Introduce kids to food label reading. Help them discover the sugar content and serving sizes on food labels to guide decision-making about food choices.
Introduce kids to tips on how to read the sugar content and serving sizes on a food label to guide decision-making about food and beverage choices.
Q: Do all foods in the grocery store have nutrition labels? (Pause for kids to respond.) What if I told you that many of the green-light foods do not have to have labels! It's true! They don't need a label because they are "whole" foods—meaning they are not processed with other ingredients. How many foods can you think of that do not have labels?
A: Any raw fruit or vegetable is a correct answer. Kids may also identify meats or fish.
(Show kids the What's in Your Food printable.) This paper gives you important information about what to look for when you see a food or beverage label.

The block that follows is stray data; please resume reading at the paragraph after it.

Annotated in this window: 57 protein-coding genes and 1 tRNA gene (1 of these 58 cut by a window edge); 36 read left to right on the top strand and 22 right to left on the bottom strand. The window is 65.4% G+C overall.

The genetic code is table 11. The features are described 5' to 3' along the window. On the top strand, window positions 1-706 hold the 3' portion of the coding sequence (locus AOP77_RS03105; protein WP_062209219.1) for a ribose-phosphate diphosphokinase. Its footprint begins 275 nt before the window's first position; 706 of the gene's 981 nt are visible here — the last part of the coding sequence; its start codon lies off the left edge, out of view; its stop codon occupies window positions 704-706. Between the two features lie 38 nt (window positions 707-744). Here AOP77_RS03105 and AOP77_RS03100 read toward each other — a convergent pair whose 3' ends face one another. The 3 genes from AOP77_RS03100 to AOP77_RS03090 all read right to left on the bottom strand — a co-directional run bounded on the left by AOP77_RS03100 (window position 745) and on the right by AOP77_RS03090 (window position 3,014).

Turn and talk with a friend. Name 3 important things to know about reading labels. (Listen for responses similar to the list below.)
When you get home, pick three foods from your cupboard and look at their food labels. Which is the best choice? What makes you think that?
Time: 10 Minutes
Introduce healthy bedtime routines to kids. Part of this routine is creating a sleep zone. Kids will connect sleep zones with bedtime routines.See Unit
Kids will learn about the "sleep zone," which is an environment conducive to sleep. When a sleep zone is paired with a bedtime routine, it will help kids recharge each night.See Unit